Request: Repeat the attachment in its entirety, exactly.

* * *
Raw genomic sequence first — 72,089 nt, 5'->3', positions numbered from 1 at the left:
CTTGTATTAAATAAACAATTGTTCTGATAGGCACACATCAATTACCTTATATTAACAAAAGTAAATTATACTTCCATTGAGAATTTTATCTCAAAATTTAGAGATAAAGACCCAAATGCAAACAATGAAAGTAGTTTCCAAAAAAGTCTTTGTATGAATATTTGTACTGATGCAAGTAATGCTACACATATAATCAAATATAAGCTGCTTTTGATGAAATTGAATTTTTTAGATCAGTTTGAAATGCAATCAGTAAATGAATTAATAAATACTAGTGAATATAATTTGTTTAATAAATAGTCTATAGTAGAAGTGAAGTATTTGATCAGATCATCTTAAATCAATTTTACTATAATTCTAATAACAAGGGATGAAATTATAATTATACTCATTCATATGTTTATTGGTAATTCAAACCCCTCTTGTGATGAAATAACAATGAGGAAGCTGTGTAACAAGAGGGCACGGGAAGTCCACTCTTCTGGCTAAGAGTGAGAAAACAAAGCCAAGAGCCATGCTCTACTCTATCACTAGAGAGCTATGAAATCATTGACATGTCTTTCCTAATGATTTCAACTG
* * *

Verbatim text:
Raw genomic sequence first — 72,089 nt, 5'->3', positions numbered from 1 at the left:
CTTGTATTAAATAAACAATTGTTCTGATAGGCACACATCAATTACCTTATATTAACAAAAGTAAATTATACTTCCATTGAGAATTTTATCTCAAAATTTAGAGATAAAGACCCAAATGCAAACAATGAAAGTAGTTTCCAAAAAAGTCTTTGTATGAATATTTGTACTGATGCAAGTAATGCTACACATATAATCAAATATAAGCTGCTTTTGATGAAATTGAATTTTTTAGATCAGTTTGAAATGCAATCAGTAAATGAATTAATAAATACTAGTGAATATAATTTGTTTAATAAATAGTCTATAGTAGAAGTGAAGTATTTGATCAGATCATCTTAAATCAATTTTACTATAATTCTAATAACAAGGGATGAAATTATAATTATACTCATTCATATGTTTATTGGTAATTCAAACCCCTCTTGTGATGAAATAACAATGAGGAAGCTGTGTAACAAGAGGGCACGGGAAGTCCACTCTTCTGGCTAAGAGTGAGAAAACAAAGCCAAGAGCCATGCTCTACTCTATCACTAGAGAGCTATGAAATCATTGACATGTCTTTCCTAATGATTTCAACTG